The province’s Mobile Medical Unit (MMU) is being deployed to Williams Lake to give extra space while the Cariboo Memorial Hosptial undergoes renovations.

The emergency department and waiting room will be receiving repairs as flooding from earlier this year caused damages. The renovations are set to start within the next week, and they will last until mid-September, with the MMU being deployed until construction is completed.

The MMU is a 16-metre tractor-trailer that expands to a 90-square metre flexible facility with up to six to eight treatment bays for patients.

Thalia Vesterback, the director of clinical operations for Williams Lake with Interior Health, said that they would be transitioning all three ICU beds into the MMU.

“Our ICU will be moving over into the MMU, and the emergency department will be taking over the ICU so that they will have enough space to provide emergency services to the part of the emergency department that was affected during the flood.”

She added that they would be moving patients over tomorrow (Friday) and transitioning the ICU to the emergency department over the weekend.

Vesterback said that there wouldn’t be any change of services for the public, just where they go.

“For the public coming to the hospital, the ambulance and emergency entrance will be close to the access in for the emergency department will be through the main door,” she said. “We will make sure there are clear signage and direction from staff.”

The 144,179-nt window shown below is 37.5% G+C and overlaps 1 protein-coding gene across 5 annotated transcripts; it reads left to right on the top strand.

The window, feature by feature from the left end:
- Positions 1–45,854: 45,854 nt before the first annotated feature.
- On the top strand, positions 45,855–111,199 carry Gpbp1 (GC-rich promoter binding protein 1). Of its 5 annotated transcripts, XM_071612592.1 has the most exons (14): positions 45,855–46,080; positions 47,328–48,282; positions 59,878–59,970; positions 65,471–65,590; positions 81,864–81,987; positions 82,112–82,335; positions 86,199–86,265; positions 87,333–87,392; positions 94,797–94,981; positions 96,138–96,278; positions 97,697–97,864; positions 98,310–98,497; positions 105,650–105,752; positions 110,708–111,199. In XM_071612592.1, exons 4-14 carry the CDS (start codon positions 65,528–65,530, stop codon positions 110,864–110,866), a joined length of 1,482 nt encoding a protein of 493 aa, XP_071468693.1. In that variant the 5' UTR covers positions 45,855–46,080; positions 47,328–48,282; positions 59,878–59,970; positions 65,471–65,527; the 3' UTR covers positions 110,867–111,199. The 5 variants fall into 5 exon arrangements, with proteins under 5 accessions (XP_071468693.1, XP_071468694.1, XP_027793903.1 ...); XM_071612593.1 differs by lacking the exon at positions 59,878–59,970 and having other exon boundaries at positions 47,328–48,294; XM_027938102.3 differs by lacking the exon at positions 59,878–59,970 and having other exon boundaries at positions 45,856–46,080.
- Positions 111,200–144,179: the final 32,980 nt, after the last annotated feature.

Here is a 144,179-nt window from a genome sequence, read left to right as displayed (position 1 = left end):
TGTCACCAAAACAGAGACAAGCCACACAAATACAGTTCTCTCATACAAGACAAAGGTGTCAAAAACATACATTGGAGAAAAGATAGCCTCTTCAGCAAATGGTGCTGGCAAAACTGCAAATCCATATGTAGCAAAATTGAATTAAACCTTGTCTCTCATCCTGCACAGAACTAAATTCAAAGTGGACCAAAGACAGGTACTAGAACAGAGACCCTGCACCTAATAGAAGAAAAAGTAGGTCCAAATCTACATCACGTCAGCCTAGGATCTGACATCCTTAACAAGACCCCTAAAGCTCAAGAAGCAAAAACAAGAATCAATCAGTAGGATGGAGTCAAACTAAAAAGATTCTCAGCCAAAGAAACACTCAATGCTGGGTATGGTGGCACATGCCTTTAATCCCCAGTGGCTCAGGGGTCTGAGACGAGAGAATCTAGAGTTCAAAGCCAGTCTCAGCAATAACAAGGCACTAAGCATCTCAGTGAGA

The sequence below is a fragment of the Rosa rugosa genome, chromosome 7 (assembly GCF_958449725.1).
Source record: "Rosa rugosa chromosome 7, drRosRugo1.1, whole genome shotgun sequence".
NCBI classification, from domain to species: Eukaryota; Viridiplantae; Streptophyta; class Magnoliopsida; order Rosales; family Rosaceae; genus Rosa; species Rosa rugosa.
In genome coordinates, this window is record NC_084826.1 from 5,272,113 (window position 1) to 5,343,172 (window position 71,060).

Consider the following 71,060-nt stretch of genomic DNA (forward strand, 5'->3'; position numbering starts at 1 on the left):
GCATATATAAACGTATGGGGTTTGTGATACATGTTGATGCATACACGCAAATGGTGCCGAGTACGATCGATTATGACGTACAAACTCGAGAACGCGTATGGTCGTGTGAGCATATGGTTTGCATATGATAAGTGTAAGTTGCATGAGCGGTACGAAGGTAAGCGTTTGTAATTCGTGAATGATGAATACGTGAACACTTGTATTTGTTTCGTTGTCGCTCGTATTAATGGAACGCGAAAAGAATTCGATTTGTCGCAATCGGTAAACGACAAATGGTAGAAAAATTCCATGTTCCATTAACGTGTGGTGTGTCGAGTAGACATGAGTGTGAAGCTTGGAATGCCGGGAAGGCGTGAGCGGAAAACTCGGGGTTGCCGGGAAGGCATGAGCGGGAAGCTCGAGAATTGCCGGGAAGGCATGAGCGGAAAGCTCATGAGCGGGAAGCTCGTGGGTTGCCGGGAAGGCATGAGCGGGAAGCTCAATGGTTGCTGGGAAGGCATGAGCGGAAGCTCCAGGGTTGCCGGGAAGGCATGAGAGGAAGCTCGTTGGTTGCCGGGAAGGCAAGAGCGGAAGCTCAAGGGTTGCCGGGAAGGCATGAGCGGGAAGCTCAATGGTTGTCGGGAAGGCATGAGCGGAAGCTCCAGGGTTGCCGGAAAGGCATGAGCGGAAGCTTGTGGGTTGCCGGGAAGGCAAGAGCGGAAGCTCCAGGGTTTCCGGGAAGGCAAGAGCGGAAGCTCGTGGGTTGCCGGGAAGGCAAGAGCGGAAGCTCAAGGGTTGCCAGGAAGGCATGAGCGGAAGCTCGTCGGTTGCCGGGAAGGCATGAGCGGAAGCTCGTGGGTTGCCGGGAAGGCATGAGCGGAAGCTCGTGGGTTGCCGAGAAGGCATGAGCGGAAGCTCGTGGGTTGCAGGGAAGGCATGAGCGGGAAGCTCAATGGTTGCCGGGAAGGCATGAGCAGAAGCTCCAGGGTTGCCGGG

As for staffing, Vesterback said that they would be adding more while the unit is deployed.

“We are adding staff where we need to ensure that we have reasonable staffing levels for staff safety, patient care, and controlling, and ensuring safe access to the facility.”

A look at the inside of the Mobile Medical Unit. Staff are still setting up equipment in preparation for the ICU unit.

Peter Hennecke, clinical operations director with the Moblie Medical Unit with Provincial Health Services, said that this is the first time the unit as been deployed to Williams Lake, despite being around since 2010.

“We are apart of provincial health, and we support all of the health authorities in B.C. for everything from renovations to disasters, to education, community outreach, and for this particular mission we are supporting Interior Health with the renovations to there site.”

The clinical capacity of the unit can range from low acuities such as primary health care and outpatient clinics to emergency urgent level care or highest acuity, including critical care and emergency surgical care.

The unit will be connected to a hospital’s power and water system, as well as the hospital’s I.T. system.

Hennecke added that the unit will be the same as the normal ICU, just in a different workplace.